- Often bright light and glare or reflections from screens and walls exacerbate eyestrain.
- Try to use ambient lighting and consider an anti-glare screen or computer hood on your devices.
- Consider subtle changes such as painting white walls a darker shade with a matte finish.
- Check your display. The ideal is an LCD flat panel display with an anti-reflective surface over a 19” screen. Select one with the highest resolution available.
- Fine-tune your computer display settings.
- Adjust the brightness of the display to a similar brightness of your workstation.
- Check the text size is comfortable
- Adjust the contrast – black on white is considered best.
- When working with electronic devices people naturally tend to blink less often, leading to dryness and soreness. Blink frequently to moisten and lubricate your eyes, to prevent discomfort. Use comfort drops if necessary.
- Avoid eye fatigue. Eyes get tired from focusing continuously at screens. To relax the muscle inside your eye, try the “20-20-20 rule”. Every 20 minutes gaze into the distance (more than 20 feet away) for a minimum of 20 seconds.
- Have regular breaks. Frequent breaks away from electronic devices reduce the risk of computer vision syndrome and ease neck, shoulder and back tension.
- Refashion your workstation. If possible, acquire ergonomic furniture to position your body and computer screen 20 to 24 inches apart. Your screen should ideally be 10 to 15 degrees below your eyes for comfortable placement of your head and neck.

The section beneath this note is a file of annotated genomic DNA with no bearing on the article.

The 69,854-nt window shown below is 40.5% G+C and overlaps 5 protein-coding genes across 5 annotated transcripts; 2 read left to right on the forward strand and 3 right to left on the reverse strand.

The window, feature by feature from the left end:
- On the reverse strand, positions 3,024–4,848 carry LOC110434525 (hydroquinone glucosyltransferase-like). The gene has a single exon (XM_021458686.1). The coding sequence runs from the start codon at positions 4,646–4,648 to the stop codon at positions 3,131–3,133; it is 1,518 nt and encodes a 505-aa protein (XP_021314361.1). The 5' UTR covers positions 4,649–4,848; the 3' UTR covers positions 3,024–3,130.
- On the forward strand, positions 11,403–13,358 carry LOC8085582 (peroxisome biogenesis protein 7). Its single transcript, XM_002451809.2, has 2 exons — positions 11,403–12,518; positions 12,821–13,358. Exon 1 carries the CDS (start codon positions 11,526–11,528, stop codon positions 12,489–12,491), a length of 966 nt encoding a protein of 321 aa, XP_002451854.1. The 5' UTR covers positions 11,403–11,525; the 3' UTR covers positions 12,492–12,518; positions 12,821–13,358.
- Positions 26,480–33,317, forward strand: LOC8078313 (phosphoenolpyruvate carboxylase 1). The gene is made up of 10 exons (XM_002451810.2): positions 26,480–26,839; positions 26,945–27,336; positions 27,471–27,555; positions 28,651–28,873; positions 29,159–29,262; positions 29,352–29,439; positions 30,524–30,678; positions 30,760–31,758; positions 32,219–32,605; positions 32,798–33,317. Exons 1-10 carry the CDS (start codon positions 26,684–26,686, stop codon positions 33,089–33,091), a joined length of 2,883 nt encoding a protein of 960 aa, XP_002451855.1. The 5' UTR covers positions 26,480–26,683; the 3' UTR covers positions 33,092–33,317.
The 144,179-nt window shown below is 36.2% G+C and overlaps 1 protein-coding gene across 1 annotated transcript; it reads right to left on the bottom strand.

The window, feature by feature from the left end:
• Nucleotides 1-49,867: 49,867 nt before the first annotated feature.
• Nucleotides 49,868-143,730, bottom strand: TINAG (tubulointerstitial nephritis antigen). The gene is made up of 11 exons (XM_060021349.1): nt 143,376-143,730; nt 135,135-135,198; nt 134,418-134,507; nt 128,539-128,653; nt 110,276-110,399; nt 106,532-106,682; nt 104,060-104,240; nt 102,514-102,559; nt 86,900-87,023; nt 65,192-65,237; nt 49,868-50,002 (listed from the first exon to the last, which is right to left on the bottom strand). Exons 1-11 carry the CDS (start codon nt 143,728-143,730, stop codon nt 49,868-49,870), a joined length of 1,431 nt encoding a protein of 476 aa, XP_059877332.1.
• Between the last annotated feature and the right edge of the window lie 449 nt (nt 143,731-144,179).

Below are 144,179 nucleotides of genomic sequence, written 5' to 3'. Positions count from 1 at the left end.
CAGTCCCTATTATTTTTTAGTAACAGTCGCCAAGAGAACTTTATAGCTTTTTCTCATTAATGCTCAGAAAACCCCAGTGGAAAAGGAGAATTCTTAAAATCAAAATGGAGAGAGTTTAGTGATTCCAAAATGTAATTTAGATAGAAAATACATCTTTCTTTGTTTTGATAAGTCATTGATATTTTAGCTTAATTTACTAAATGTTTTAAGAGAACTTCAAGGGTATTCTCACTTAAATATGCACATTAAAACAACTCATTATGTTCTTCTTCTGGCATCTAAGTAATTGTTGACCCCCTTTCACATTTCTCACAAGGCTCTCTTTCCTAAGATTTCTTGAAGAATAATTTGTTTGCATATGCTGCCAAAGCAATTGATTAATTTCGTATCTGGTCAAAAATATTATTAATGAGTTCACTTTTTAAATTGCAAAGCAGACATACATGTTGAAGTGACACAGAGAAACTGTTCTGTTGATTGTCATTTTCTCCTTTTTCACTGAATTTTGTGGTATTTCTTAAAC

- Use the correct eyewear for the task in hand. You may need a special pair of “computer glasses” – with the correct prescription for your most comfortable working distance.
- If you wear glasses, make sure your lenses have an anti-reflective (AR) coating. This coating minimises brightness, glare, blurriness and pixelation by reducing the amount of light reflecting off the front and back surfaces of your eyeglass lenses. They should also have a hard coat layer to improve their longevity and prevent tiny scratches occurring that impair performance over time. (At Whitby & Co. all our glasses have these coatings.)
Regular, preventive eye care is now more important than ever. It is essential to obtain a highly accurate, well-considered prescription, with well-chosen and well-fitting spectacles or contact lenses, if your vision needs correction. Make sure to have fast access to experienced, knowledgeable, eye care professionals whenever you need help, advice, adjustments or fine-tuning.
Whitby & Co are experienced in caring for high-performing individuals with demanding optical requirements, at the most productive times of their lives.
We know how to provide the individual care and tech-support everyone should have, to overcome the optical challenges of daily life.
Looking after your eyes
An eye examination is a vital part of everyone’s regular health care. For a routine check or if you have any concerns about the health of your eyes, please call us on 020 7353 4455 to arrange an appointment. Alternatively, you can make an appointment online.